I'm not much of one for energy bars, and I don't think I've ever had a Clif Bar before, but I just bought a Cool Mint Chocolate Clif Bar on a whim and let me tell you: Wow. It's basically a giant oatmealy crunchy Thin Mint. I realized that as soon as I cracked the wrapper, it smells so good. And apparently it has a little caffeine in it.
If you manage your domains through GoDaddy or are hosting a website with them, it's probably down right now and has been for about an hour. Take advantage of this time to find out which ones of your friends use GoDaddy in order to ridicule them. You can start with ridiculing me. GoDaddy's management tools are down too, so you can't really do anything yet if you're affected, but there's more information about what you could do to move away from GoDaddy in this thread on Hacker News. — Dean
4chan, the Internet's long-time dumping ground and butt of many a joke, is getting serious about software by making their biggest public-facing code change in nearly a decade, introducing an API and a bunch of new functionality.
Given its reputation, many commentators have already written this off with a shrug and a laugh. But 4chan is also one of the web's most popular and influential communities. It's the source of so many Internet-age cultural trends that even your grandma may be dimly aware that the clever picture she posted on her Facebook was trawled a thousand copies ago from the dark depths of /mlp/. Given that there's big money in all this, the API offers businesses a direct line to the heart of the machine.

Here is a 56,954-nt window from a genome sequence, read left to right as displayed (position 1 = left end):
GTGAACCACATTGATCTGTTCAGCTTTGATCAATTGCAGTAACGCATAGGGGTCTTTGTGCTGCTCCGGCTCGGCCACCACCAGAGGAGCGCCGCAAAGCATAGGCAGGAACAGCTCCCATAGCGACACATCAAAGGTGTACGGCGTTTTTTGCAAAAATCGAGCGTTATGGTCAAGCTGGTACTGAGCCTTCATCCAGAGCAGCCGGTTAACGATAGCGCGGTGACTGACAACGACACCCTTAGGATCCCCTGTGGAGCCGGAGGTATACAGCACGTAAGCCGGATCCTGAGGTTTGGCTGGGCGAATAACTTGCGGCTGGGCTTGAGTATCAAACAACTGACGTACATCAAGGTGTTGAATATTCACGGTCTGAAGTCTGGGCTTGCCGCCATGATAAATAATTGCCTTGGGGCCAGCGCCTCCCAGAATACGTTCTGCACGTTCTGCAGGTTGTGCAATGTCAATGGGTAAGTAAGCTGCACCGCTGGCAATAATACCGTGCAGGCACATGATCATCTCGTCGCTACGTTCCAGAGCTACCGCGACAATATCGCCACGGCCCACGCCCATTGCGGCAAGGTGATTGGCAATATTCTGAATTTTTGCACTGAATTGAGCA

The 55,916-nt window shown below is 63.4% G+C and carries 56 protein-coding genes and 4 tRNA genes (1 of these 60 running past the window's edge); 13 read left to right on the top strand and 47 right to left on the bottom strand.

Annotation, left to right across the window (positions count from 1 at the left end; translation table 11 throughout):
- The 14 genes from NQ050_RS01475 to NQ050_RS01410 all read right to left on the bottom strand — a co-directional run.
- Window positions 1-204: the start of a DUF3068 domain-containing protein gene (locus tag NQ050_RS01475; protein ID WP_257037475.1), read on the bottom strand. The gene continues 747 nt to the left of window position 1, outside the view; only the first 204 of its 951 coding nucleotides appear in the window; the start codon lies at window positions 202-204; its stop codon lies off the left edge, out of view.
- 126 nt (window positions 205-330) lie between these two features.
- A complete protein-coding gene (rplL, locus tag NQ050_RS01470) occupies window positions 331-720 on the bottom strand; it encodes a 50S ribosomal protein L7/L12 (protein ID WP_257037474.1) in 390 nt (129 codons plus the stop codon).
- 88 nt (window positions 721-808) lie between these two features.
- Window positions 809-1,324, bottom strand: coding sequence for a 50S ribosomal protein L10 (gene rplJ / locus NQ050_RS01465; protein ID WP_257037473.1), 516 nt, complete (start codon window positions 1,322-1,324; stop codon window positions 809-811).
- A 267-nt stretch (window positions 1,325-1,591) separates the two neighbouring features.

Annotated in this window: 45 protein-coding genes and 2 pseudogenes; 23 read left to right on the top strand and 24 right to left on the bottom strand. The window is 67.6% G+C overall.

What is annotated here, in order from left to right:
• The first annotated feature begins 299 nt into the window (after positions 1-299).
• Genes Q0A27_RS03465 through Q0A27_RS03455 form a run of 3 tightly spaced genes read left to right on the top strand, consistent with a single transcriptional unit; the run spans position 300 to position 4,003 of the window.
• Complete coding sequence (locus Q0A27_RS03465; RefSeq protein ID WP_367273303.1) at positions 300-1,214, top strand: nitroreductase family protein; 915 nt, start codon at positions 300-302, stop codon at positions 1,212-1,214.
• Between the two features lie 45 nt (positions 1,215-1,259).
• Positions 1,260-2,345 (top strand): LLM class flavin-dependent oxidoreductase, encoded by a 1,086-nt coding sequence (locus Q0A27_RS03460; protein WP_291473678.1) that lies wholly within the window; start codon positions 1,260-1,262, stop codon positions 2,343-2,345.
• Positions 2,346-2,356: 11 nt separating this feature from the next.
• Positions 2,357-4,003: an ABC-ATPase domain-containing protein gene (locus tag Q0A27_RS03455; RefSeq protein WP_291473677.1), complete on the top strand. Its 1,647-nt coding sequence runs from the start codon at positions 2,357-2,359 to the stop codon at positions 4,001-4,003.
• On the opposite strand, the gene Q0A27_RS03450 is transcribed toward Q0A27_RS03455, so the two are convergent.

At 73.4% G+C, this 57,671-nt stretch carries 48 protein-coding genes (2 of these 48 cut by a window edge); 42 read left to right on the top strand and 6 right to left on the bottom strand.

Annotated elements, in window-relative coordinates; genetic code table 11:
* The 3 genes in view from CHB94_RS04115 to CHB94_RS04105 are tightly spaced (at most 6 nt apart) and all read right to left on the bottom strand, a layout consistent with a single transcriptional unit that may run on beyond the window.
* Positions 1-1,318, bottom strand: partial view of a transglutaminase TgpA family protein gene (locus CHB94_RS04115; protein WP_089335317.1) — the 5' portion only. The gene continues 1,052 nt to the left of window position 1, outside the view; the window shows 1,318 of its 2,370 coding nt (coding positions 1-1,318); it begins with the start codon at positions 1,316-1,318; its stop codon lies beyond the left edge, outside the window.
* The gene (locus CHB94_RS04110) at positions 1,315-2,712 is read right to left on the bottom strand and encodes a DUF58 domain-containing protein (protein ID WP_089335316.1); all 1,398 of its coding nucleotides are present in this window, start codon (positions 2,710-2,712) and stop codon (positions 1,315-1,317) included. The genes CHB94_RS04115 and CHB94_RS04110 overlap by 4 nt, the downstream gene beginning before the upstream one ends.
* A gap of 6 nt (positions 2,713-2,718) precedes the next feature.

As a professional software developer and long time 4chan user, I think this is a pretty interesting development. I talked yesterday afternoon to some of those who worked on 4chan's code over the years and know a little about why this is such an important development.
Unfortunately the thread is crashing frequently and is in read-only mode due to heavy traffic, but I'm looking forward to seeing his answers to people's questions. Here's a cached copy of the page, but it's likely to be out of date. — Dean
Unicorn Mountain is a collective of Pittsburgh artists that publishes anthologies of local art, comics, music and literature. Their third anthology, The Black Forest, takes a different tack from their previous collections by exploring much darker, stranger themes. My friend Tara Helfer did the layout and supplementary illustrations for The Black Forest and sent me a copy to check out.
The collection covers a broad range of styles, and is packed with more than twenty different artists' work. Some parts are creepy and scribbly. Others are intricate and mysterious. I've picked some samples of a few of my favorites here.
People are posting photos of their debit and credit cards on Twitter. Some of them are lightly blurred– such as the one above which has a fake tilt shift effect added to it –but most are just straight photos of the cards with all the information unobscured. Mostly these are new cardholders bragging about their newly-acquired financial freedom, a few people shared photos of cards they'd snapped in half.